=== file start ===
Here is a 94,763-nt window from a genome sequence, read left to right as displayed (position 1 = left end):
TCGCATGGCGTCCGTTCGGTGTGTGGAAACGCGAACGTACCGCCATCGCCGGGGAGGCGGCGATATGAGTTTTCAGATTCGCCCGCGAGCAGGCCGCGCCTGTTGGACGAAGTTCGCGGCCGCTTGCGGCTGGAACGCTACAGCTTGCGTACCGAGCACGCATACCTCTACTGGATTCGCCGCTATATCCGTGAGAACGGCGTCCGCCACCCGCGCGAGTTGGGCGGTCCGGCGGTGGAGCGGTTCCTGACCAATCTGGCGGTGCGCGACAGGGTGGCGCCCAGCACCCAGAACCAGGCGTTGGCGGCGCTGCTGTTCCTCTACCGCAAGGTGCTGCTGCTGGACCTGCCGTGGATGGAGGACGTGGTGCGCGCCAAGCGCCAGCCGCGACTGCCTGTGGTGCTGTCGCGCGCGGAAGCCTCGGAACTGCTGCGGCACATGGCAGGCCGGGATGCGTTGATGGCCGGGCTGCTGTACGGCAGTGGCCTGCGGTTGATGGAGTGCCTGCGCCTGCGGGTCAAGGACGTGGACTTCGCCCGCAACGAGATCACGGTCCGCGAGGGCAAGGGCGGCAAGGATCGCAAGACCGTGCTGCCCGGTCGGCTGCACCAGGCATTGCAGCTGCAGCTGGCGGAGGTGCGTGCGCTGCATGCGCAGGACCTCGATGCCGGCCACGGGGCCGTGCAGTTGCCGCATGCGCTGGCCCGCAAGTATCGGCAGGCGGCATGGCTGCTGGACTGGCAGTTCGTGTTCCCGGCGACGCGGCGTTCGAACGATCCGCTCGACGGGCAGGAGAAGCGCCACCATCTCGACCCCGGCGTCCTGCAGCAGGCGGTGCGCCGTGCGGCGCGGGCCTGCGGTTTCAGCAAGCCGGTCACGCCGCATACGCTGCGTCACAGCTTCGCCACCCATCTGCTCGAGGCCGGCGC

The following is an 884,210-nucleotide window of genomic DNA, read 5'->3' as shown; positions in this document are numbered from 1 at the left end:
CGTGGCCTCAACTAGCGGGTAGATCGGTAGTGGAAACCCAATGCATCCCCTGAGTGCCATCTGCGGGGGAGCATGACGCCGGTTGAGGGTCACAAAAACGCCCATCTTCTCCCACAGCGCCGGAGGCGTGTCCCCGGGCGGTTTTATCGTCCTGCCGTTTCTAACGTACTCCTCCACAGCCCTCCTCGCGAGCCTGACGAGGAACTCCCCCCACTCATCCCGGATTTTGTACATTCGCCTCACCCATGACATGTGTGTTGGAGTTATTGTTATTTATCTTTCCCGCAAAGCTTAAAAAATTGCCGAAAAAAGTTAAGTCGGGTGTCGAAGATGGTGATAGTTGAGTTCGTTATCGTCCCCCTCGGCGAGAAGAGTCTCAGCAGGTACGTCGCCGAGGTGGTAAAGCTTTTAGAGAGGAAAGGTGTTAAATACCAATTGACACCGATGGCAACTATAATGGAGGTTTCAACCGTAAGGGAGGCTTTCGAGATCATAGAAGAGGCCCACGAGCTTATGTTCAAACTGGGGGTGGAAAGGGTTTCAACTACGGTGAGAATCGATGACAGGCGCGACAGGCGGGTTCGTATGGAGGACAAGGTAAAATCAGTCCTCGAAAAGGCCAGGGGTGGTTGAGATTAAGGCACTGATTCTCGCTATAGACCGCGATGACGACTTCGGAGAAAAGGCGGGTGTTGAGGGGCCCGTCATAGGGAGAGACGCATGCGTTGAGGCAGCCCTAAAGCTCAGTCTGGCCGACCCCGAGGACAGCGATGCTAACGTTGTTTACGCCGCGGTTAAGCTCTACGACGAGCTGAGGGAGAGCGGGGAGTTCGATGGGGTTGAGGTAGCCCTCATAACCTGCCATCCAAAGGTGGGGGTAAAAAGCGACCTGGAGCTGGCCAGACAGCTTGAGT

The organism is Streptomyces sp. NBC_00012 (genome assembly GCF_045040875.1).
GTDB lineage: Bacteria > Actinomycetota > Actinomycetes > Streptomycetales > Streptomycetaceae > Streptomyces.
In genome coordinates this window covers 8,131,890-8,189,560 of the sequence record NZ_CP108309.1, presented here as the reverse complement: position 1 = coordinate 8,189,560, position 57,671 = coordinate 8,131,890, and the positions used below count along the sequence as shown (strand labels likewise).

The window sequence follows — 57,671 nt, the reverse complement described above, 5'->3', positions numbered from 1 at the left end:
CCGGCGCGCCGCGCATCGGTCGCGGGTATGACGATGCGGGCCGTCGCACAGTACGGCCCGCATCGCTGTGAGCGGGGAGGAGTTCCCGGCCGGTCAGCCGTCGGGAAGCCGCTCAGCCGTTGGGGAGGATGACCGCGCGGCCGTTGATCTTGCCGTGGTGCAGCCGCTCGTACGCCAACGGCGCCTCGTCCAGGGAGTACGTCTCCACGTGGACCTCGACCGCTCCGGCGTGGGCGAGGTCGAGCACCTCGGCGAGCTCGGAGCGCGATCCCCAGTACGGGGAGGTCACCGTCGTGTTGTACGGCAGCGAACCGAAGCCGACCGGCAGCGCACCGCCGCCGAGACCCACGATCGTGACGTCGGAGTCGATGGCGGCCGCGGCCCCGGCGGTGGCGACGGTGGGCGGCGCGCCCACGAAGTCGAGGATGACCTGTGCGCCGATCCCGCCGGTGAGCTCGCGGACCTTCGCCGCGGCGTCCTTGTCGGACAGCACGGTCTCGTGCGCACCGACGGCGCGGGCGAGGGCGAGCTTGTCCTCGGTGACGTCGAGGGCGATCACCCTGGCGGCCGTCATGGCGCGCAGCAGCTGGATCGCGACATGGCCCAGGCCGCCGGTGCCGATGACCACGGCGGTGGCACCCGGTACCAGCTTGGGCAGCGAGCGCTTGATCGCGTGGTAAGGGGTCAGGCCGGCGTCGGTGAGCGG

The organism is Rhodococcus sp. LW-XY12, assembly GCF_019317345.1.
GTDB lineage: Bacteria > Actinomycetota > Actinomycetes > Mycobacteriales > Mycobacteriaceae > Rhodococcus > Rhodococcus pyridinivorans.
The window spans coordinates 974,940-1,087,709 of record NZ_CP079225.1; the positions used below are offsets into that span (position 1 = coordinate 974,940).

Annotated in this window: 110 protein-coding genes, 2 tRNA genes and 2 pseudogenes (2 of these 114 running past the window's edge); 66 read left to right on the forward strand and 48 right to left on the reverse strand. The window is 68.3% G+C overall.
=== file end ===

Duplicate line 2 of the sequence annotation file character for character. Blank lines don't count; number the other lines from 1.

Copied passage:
TCGCATGGCGTCCGTTCGGTGTGTGGAAACGCGAACGTACCGCCATCGCCGGGGAGGCGGCGATATGAGTTTTCAGATTCGCCCGCGAGCAGGCCGCGCCTGTTGGACGAAGTTCGCGGCCGCTTGCGGCTGGAACGCTACAGCTTGCGTACCGAGCACGCATACCTCTACTGGATTCGCCGCTATATCCGTGAGAACGGCGTCCGCCACCCGCGCGAGTTGGGCGGTCCGGCGGTGGAGCGGTTCCTGACCAATCTGGCGGTGCGCGACAGGGTGGCGCCCAGCACCCAGAACCAGGCGTTGGCGGCGCTGCTGTTCCTCTACCGCAAGGTGCTGCTGCTGGACCTGCCGTGGATGGAGGACGTGGTGCGCGCCAAGCGCCAGCCGCGACTGCCTGTGGTGCTGTCGCGCGCGGAAGCCTCGGAACTGCTGCGGCACATGGCAGGCCGGGATGCGTTGATGGCCGGGCTGCTGTACGGCAGTGGCCTGCGGTTGATGGAGTGCCTGCGCCTGCGGGTCAAGGACGTGGACTTCGCCCGCAACGAGATCACGGTCCGCGAGGGCAAGGGCGGCAAGGATCGCAAGACCGTGCTGCCCGGTCGGCTGCACCAGGCATTGCAGCTGCAGCTGGCGGAGGTGCGTGCGCTGCATGCGCAGGACCTCGATGCCGGCCACGGGGCCGTGCAGTTGCCGCATGCGCTGGCCCGCAAGTATCGGCAGGCGGCATGGCTGCTGGACTGGCAGTTCGTGTTCCCGGCGACGCGGCGTTCGAACGATCCGCTCGACGGGCAGGAGAAGCGCCACCATCTCGACCCCGGCGTCCTGCAGCAGGCGGTGCGCCGTGCGGCGCGGGCCTGCGGTTTCAGCAAGCCGGTCACGCCGCATACGCTGCGTCACAGCTTCGCCACCCATCTGCTCGAGGCCGGCGC